Embracing the Fool

What is a Fool? In the month of April it is a challenge to not conceptualize the concept of a fool.

There is great beauty in the image that invokes humor, laughing, and often an endearing vulnerability. There are several colloquialisms: Tom Foolery, Fools Rush in, Only Fools Fall in Love, Playing the Fool, and of course, April Fool’s Day.

April Fool’s Day is another indelicate circumstance generated by the Roman Catholic Church.

During his reign, Julius Caesar moved the Western Calendar from the lunar cycle to the solar cycle in 46 BC (For those paying attention, that would make Jesus -45 years old). The Julian Calendar was an approximation of the sun’s orbit, and happened to be off by 10 minutes per year. By the time 1582 AD arrived – 1,628 years later – the calendar was off by roughly 11 days, complicating the seasons. More specific calculations were done based on the earth’s tropical orbit and the Roman Catholic Church declared an end to the Julian Calendar – anointing the Gregorian calendar in its place. (See the hubris of Pope Gregory XIII). However, rather than initiating the year in January, the Pope decided to have it start on Easter.

Now, back in 1582, the printing press had only been available for about 100 years and most of the population still was not able to read or understand the symbols known as letters. In addition, there were far more people who did not follow the teachings of the Catholic Church (see Martin Luther).  Since Easter has always been tied to, and associated with, the Spring Equinox, several celebrators still began rejoicing the end of winter based on the Julian Calendar…11 days early – based on the now new Gregorian Calendar that is. Those that celebrated were considered foolish, and mocked and punished for not following the vices of Pope Greg. The ‘Fools’ were celebrated by being shamed as animals – with tails pinned to their backs, or tagged with fish – suggesting the need for them to go back to the sea.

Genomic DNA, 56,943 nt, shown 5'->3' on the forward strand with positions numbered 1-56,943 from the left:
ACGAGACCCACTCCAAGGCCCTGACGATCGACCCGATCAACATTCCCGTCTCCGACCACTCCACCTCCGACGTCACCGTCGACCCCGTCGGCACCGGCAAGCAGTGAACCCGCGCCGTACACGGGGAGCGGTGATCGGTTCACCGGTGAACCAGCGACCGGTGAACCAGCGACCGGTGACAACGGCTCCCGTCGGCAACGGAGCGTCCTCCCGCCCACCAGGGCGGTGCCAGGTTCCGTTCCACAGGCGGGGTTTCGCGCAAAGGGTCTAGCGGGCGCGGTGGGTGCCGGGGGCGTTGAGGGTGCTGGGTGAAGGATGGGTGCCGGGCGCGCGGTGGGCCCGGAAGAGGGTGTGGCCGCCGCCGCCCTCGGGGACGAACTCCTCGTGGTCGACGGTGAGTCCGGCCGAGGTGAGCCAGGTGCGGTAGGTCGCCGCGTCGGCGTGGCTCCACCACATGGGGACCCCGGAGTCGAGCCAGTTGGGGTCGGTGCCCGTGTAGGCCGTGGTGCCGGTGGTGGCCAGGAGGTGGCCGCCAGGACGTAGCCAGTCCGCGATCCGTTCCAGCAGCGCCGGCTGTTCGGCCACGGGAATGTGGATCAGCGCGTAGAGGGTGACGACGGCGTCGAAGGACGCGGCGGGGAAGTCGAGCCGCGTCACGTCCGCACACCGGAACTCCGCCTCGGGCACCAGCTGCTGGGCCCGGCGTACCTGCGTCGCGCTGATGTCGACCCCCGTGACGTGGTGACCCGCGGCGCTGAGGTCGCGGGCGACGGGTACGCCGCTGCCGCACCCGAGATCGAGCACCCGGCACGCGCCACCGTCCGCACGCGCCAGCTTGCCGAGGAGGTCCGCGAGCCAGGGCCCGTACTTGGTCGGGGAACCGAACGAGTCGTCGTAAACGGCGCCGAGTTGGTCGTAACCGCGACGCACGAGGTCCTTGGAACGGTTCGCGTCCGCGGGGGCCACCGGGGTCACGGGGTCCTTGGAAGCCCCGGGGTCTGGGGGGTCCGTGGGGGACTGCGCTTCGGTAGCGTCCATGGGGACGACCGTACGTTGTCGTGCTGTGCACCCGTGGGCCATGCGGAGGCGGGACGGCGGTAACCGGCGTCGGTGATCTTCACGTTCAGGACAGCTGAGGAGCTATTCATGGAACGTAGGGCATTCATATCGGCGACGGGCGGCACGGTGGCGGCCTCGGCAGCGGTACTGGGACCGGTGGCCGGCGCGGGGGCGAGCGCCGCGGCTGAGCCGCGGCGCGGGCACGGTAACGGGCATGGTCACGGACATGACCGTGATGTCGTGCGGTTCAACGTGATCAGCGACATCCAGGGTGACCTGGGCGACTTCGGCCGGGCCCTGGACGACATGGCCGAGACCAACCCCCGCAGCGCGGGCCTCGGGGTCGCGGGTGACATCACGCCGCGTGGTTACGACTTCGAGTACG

Now 450 years later April Fool’s Day still celebrates the pain, shame, and guilt of not being Catholic, or not being able to read… pick one? 

In actuality, the Fool is an integral part of our culture and development as humans. We need the archetype of the fool to inspire, join, and connect with one another… just hopefully no longer over the exploitation of the other.

For more on the Fool and the elemental Trickster, and how it works for us all, see “Sophocles: Mending A Broken Heart.” The book will be available in audio format later this month, and in paperback mid-May.

How do you step into vulnerability? Where do you laugh in your life? What is good humor for you? How do you embrace the seasons, and change of energy? 

I look forward to hearing from you!

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